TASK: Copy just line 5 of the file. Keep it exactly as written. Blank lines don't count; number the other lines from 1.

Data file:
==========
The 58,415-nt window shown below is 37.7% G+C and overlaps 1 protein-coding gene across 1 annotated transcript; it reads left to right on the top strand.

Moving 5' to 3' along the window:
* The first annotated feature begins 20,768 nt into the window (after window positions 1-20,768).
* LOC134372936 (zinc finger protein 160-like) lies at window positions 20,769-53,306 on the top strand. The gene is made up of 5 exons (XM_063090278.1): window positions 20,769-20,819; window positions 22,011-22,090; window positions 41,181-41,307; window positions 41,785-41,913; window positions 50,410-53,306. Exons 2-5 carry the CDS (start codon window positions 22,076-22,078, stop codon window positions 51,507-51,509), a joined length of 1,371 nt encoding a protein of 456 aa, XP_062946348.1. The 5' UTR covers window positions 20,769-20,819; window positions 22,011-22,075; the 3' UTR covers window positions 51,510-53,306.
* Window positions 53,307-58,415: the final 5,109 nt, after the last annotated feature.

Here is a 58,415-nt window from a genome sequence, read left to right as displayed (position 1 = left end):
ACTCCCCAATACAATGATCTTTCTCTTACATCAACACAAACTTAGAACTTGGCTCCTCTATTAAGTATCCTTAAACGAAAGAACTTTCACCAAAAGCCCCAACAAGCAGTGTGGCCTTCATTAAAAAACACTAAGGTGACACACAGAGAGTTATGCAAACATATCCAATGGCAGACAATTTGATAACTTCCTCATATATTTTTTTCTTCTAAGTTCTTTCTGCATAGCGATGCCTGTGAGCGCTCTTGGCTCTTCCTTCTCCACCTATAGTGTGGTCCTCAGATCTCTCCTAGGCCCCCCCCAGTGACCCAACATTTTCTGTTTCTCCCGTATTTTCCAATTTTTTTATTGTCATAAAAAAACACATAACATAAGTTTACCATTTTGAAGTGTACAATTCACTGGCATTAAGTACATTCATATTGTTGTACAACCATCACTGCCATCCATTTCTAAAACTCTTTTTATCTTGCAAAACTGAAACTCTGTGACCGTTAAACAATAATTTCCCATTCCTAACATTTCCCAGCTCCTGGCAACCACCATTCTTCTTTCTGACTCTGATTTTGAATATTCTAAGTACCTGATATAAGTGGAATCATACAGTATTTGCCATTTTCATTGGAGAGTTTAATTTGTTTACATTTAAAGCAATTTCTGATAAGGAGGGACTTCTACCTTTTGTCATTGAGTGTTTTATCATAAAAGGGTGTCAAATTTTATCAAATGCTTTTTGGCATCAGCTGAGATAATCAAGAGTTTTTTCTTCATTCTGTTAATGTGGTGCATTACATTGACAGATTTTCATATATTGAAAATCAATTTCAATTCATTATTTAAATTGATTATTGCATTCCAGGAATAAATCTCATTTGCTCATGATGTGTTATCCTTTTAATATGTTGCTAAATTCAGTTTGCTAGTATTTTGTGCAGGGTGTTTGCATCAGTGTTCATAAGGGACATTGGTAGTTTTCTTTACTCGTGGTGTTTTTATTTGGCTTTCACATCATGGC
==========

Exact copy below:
* Window positions 53,307-58,415: the final 5,109 nt, after the last annotated feature.